The charming Pierre Dulaine (Antonio Banderas) and a bunch of school rejects-turned-impassioned dancers take the lead in an inspirational story about the harsh realities of people’s lives in a New York public school.
A dance-filled teen melodrama mainly set in a high school detention hall, the theme of Take the Lead clings on to the interesting and exciting mix of hip-hop and ballroom dance. It it turns out to be a predictable story hanging on to some good and entertaining dance and comic sequences in a pop fairy tale fashion. Its inspirational teacher movie formula where Banderas’ charisma mainly becomes its only source of strength associates it with movies like Dangerous Minds, Mad Hot Ballroom, and Shall We Dance.
Inspired by a true story, Take the Lead revolves around the idea of the professional dancer Pierre Dulaine volunteering to teach ballroom dancing in New York City’s South Bronx High School. When his formal background and classic methods clash with his students’ rebellious, hip-hop instincts, his efforts are given due credit as his class creates a new style of dance capturing their interest and inspiring them to take on their teen challenges in every step. A feel-good story utilizing music and dance to infuse emotions with the passion for dancing, Dulaine guides the students in detention farther from the complications of their caught up and problematic lives.
As a kickoff to set the mood is an impressive opening sequence that introduces a swing. And from then on, the music shifts from the tango and the foxtrot to the hip-hop and some groovy remixes: combining ballroom and hip-hop moves in many exciting ways.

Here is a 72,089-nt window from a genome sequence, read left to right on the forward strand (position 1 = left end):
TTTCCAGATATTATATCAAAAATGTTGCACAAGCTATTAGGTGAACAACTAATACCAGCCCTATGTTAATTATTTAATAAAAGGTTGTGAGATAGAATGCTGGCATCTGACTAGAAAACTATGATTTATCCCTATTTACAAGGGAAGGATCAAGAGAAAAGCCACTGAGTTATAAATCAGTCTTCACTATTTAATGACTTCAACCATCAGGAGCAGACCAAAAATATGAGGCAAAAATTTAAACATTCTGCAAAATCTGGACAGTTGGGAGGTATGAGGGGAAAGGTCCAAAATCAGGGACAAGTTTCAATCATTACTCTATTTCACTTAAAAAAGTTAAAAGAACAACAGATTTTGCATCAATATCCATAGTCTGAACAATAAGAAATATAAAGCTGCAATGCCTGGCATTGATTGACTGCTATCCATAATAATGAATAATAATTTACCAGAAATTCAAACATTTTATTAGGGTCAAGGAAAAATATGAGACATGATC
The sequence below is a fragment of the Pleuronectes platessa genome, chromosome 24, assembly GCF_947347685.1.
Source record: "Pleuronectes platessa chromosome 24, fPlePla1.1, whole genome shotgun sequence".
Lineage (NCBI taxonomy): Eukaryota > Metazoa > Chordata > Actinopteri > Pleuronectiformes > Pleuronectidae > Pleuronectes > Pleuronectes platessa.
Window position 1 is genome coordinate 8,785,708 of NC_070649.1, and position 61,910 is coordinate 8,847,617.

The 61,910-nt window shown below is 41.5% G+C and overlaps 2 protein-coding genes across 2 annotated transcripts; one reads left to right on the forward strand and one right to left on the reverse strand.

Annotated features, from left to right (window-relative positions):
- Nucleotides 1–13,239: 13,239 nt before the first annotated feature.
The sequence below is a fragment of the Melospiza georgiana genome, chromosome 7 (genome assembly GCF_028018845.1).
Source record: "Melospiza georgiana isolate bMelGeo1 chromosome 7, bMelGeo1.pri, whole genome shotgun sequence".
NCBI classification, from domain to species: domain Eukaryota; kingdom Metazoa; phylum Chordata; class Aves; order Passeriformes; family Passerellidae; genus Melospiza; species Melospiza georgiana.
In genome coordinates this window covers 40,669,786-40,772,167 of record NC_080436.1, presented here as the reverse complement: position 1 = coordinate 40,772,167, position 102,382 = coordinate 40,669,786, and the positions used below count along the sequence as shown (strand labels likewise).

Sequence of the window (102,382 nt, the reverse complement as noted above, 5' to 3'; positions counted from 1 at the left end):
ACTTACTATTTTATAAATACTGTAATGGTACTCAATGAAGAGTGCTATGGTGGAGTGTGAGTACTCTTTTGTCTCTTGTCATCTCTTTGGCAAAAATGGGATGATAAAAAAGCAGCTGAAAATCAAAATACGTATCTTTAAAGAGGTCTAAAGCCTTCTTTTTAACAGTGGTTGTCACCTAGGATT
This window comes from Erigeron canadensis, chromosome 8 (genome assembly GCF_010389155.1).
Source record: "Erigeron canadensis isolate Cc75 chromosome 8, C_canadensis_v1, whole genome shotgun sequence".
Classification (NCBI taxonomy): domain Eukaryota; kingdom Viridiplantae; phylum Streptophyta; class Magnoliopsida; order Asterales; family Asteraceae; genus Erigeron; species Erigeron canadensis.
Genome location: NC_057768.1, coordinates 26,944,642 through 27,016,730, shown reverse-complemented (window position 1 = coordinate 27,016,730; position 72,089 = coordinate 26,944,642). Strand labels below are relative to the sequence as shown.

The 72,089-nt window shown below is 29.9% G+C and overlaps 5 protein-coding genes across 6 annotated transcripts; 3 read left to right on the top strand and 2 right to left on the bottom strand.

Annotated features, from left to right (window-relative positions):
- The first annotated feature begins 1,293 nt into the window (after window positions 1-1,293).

The hip-hop and ballroom music mix becomes a marketable concept. It has a certain appeal to peek the curiosity of the audience. The dances make the movie vivid but not as spectacular as expected. The movie’s dynamism and the characters’ coming-of-age adversities don’t stand as clear as the expectations for the film. What redeems it is a combination of splendid dance scenes, good music, and an Antonio Banderas making it energetic from its very surface.
It seems like the debuting film director Liz Friendlander mainly leaves a mark of her music video directing roots with the movie’s shifts in tone and stylish cuts. Physically, it works to a certain extent; but its feature film potential weakens with its superficiality and lack of deeper sensation for the story. The movie extends more on the flashy dance sequences, but falls quite short on depth and direction.
Take the Lead has plenty of funny parts. The interesting character conflicts and drama make interesting accents. However, the ending doesn’t seem to wrap up everything. While it is convincingly pegged under the Hollywood mainstream formula, some issues are not clearly resolved accordingly. The dance performances and Bandera’s appeal deserve applause; the script is another story…
The wonderfully magnetic and oozing with charm Banderas in the lead delivers it all for the film. It certainly helps that he plays Dulaine. He fits the role. However, the movie loses redemptive power without his sophistication. His compassion, accent, and flowery courtliness matter a lot. From the way he effectively carries both his dramatic and comedic scenes as the perfect sexy gentleman to his mad hot dance performance with Morgan (Katya Virshilas), the endorphin rush for the film really takes the lead because of him.
The rousing finale is no less engaging. The audience tends to anticipate something hopefully surprising in the end. However, there are many false steps with its choppy finale and vague ending. Even the fusion of classic dance and hip-hop moves doesn’t give a clear final bow. It is entertaining, but it could have used a better tempo to make it more worthwhile in the end, and not just leaving all the clichés unturned.
Take the Lead knows which direction to swing, but it doesn’t know where and when to end itself with a thrill.